Data Filtering for Reliable Decision-Making

By: CriteoLabs / 27 Apr 2016
Data filtering for reliable decision making. Photo credit: Getty-images

Data filtering for reliable decision making. Photo credit: Getty-images

In this post we present our data-driven approach to design a relevant filter for ABTest result analysis…

Criteo Engine consists of distinct components (bidder, recommender system, banner renderer, marketplace, …) that together handle bid requests in real-time all the way to delivering personalized ad banners. Every week the Engine is subject to modifications proposed by our R&D teams. Whenever a proposal has made its way up to online testing, it usually undergoes the following process:

  • AB-Test the proposed modification against the reference engine in production.
  • After the ABTest is finished, compute a business metric M over the ABTest scope. Usually M= difference of clients’ business value between populations A and B.
  • Check whether 0 falls into the outside-left region of the metrics confidence interval, in order to decide whether the tested engine change is an improvement or not.

Useful data for decision making are unfortunately sparse…

As long as we consider metrics related to rich signals (e.g. displays or clicks), we generally end up with fairly good metric estimates with small confidence intervals. But when it comes to sparser signals such as total sales or total order-value generated to our clients –which are those that truly matter from a business perspective–, problems come into sight: the confidence interval amplitude becomes larger (typically 5 to 10 times larger than for rich aforementioned signals) and as a result the ABTest is too often declared “inconclusive”.

Filtering data helps…

To cope with that issue, the usual solution is to remove noise by applying filters on the sparse signal. For instance, excluding or capping abnormally large values, and/or using business-specific filters such as, for instance, removing all sales from users who could not have been exposed to any ad (i.e. without any bid in the period preceding the sale). Generally speaking, what we expect from a good filter is, removing useless signal –the so-called noise—by trading off bias against variance.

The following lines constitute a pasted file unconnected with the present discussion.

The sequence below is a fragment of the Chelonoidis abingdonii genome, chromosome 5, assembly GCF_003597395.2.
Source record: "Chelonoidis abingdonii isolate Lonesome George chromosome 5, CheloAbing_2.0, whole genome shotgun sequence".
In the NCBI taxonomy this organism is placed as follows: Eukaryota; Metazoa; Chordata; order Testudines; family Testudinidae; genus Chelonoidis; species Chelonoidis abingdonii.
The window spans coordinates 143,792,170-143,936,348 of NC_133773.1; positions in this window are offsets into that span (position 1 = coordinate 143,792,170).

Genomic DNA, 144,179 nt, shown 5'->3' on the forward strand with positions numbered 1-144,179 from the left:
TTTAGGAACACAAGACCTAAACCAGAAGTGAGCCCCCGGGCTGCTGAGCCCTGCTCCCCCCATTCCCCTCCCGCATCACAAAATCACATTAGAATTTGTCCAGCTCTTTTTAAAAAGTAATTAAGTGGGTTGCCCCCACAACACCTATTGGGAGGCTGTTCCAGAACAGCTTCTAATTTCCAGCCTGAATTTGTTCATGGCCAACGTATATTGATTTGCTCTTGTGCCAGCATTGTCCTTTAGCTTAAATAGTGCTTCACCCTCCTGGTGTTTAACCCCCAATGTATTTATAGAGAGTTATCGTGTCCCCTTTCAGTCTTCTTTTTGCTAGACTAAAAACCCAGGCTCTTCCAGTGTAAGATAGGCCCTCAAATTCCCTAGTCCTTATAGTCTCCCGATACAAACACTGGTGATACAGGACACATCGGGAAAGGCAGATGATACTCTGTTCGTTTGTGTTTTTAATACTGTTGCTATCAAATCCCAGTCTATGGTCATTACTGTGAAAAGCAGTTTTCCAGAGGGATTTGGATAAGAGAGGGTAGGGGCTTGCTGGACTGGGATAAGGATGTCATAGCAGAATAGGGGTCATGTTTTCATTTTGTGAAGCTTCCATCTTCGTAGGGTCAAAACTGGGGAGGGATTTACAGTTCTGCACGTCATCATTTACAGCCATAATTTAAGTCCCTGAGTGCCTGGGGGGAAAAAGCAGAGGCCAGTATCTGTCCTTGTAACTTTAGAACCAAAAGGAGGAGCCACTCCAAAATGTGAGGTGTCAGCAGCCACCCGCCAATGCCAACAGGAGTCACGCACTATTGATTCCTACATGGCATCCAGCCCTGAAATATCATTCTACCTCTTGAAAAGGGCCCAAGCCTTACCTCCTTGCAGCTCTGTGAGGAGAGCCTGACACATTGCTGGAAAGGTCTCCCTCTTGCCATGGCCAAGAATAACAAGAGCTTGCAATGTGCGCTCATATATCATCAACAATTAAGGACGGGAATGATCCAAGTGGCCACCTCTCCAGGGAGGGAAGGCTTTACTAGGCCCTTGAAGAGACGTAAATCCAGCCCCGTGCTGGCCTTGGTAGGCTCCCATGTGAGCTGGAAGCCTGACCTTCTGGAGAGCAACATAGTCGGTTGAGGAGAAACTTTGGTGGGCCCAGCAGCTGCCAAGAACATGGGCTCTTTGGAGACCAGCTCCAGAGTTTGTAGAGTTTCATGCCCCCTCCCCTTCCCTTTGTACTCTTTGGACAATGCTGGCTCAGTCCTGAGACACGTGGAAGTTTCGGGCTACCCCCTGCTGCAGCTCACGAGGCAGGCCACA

Now, there are a bunch of candidate filters to denoise a signal, with parameters to fine-tune, and the question is, how to select the best one?

 Our filter selection principles…

Rather than optimizing an explicit bias-variance tradeoff typically using confidence interval sizes –which is convenient to compute but not always aligned with business criteria–, we directly focus on what we are primarily interested in: maximizing the overall rate of good decision-making (regarding the underlying-but-unknown ground truth).

For that purpose we have setup a simulation framework to be able to compute the so-called decision-error-rate of the candidate filter at hand, namely, the probability of wrong decisions when using the given candidate filter (see figure 1 below). Within our simulation framework, this probability is estimated through a series of repeated randomized experiments where each time the ground truth is known (we control the overall difference of business metric between populations A and B when generating simulation data).

Figure 1: The graph represents the overall decision-error-rate when using a given candidate filter. the X-axis represents values of simulated business-metric differences between populations A and B. The Y-axis gives the corresponding decision-error-rate, namely, the probability that 0 falls into our filtered-metric confidence interval whereas the underlying business metric difference has positive value.

Figure 1: The graph represents the overall decision-error-rate when using a given candidate filter. the X-axis represents values of simulated business-metric differences between populations A and B. The Y-axis gives the corresponding decision-error-rate, namely, the probability that 0 falls into our filtered-metric confidence interval whereas the underlying business metric difference has positive value.

Another complementary criterion that we compute to summarize the performance into one unique number is the so-called minimum-noticeable-difference, defined as the smallest underlying difference (in %) in business metric between A and B that the candidate filter is able to detect with decision-error-rate no more than 5%. Figure 2 below summarizes the interplay between these two main criteria.

Figure 2: When fixing an upper-bound (here 5%) on the decision-error-rate (Y-axis), we have a related X-axis value, the so-called Minimum-Noticeable-Difference (MinDiff), namely the smallest difference between populations A and B that can be reliably detected by our metric.

Figure 2: When fixing an upper-bound (here 5%) on the decision-error-rate (Y-axis), we have a related X-axis value, the so-called Minimum-Noticeable-Difference (MinDiff), namely the smallest difference between populations A and B that can be reliably detected by our metric.

And the winner is…

Running those repeated simulations extensively for a bunch of candidate filters and using MinDiff to rank them, we finally found that the best way to denoise our data for the purpose of post-ABTest decision-making is, combining abnormal-user removal (those with largest business metric values) with “sales-without-preceding-bid” removal. Our evaluation framework enabled us to both select those two filters and fine-tune their respective parameter values.

Post written by:

Regis Vert Software Developer R&D, Engine sites.google.com/site/regisvert/Home

Regis Vert
Software Developer R&D, Engine
sites.google.com/site/regisvert/Home

Thomas Ricatte Software Development Engineer R&D Engine http://www.thomas.ricatte.fr/#

Thomas Ricatte
Software Development Engineer
R&D Engine
http://www.thomas.ricatte.fr/#

 

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